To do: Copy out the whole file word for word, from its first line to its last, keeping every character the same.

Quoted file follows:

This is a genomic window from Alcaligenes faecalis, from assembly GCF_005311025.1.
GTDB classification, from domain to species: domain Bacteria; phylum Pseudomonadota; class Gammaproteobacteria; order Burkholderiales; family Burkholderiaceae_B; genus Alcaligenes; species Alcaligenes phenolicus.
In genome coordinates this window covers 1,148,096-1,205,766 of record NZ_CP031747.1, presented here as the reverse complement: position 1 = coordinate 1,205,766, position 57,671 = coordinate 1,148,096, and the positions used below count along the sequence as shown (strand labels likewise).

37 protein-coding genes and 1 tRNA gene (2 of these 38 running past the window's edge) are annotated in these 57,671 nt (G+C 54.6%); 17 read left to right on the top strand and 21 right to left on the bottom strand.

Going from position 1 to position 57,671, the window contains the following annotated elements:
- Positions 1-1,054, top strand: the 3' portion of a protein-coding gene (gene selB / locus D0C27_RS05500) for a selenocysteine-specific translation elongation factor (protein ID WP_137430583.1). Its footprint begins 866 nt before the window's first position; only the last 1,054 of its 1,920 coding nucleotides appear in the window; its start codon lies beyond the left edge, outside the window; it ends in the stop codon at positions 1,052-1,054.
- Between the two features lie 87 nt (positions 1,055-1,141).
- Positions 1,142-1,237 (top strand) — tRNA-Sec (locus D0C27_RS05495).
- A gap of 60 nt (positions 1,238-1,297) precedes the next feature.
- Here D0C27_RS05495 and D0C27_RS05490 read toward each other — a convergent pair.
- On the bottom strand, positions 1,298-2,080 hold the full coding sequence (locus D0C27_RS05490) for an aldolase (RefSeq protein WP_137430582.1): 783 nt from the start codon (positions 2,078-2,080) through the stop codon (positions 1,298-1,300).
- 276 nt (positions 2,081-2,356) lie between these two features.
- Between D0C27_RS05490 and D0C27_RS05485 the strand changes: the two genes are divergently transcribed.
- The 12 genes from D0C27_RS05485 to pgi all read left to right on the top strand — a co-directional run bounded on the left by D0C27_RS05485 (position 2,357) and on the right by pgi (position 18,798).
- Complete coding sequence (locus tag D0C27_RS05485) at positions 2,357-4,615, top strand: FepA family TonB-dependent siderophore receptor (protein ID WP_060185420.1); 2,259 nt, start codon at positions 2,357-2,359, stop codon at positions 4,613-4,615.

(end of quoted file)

This is a genomic window from Alcaligenes faecalis, from assembly GCF_005311025.1.
GTDB classification, from domain to species: domain Bacteria; phylum Pseudomonadota; class Gammaproteobacteria; order Burkholderiales; family Burkholderiaceae_B; genus Alcaligenes; species Alcaligenes phenolicus.
In genome coordinates this window covers 1,148,096-1,205,766 of record NZ_CP031747.1, presented here as the reverse complement: position 1 = coordinate 1,205,766, position 57,671 = coordinate 1,148,096, and the positions used below count along the sequence as shown (strand labels likewise).

37 protein-coding genes and 1 tRNA gene (2 of these 38 running past the window's edge) are annotated in these 57,671 nt (G+C 54.6%); 17 read left to right on the top strand and 21 right to left on the bottom strand.

Going from position 1 to position 57,671, the window contains the following annotated elements:
- Positions 1-1,054, top strand: the 3' portion of a protein-coding gene (gene selB / locus D0C27_RS05500) for a selenocysteine-specific translation elongation factor (protein ID WP_137430583.1). Its footprint begins 866 nt before the window's first position; only the last 1,054 of its 1,920 coding nucleotides appear in the window; its start codon lies beyond the left edge, outside the window; it ends in the stop codon at positions 1,052-1,054.
- Between the two features lie 87 nt (positions 1,055-1,141).
- Positions 1,142-1,237 (top strand) — tRNA-Sec (locus D0C27_RS05495).
- A gap of 60 nt (positions 1,238-1,297) precedes the next feature.
- Here D0C27_RS05495 and D0C27_RS05490 read toward each other — a convergent pair.
- On the bottom strand, positions 1,298-2,080 hold the full coding sequence (locus D0C27_RS05490) for an aldolase (RefSeq protein WP_137430582.1): 783 nt from the start codon (positions 2,078-2,080) through the stop codon (positions 1,298-1,300).
- 276 nt (positions 2,081-2,356) lie between these two features.
- Between D0C27_RS05490 and D0C27_RS05485 the strand changes: the two genes are divergently transcribed.
- The 12 genes from D0C27_RS05485 to pgi all read left to right on the top strand — a co-directional run bounded on the left by D0C27_RS05485 (position 2,357) and on the right by pgi (position 18,798).
- Complete coding sequence (locus tag D0C27_RS05485) at positions 2,357-4,615, top strand: FepA family TonB-dependent siderophore receptor (protein ID WP_060185420.1); 2,259 nt, start codon at positions 2,357-2,359, stop codon at positions 4,613-4,615.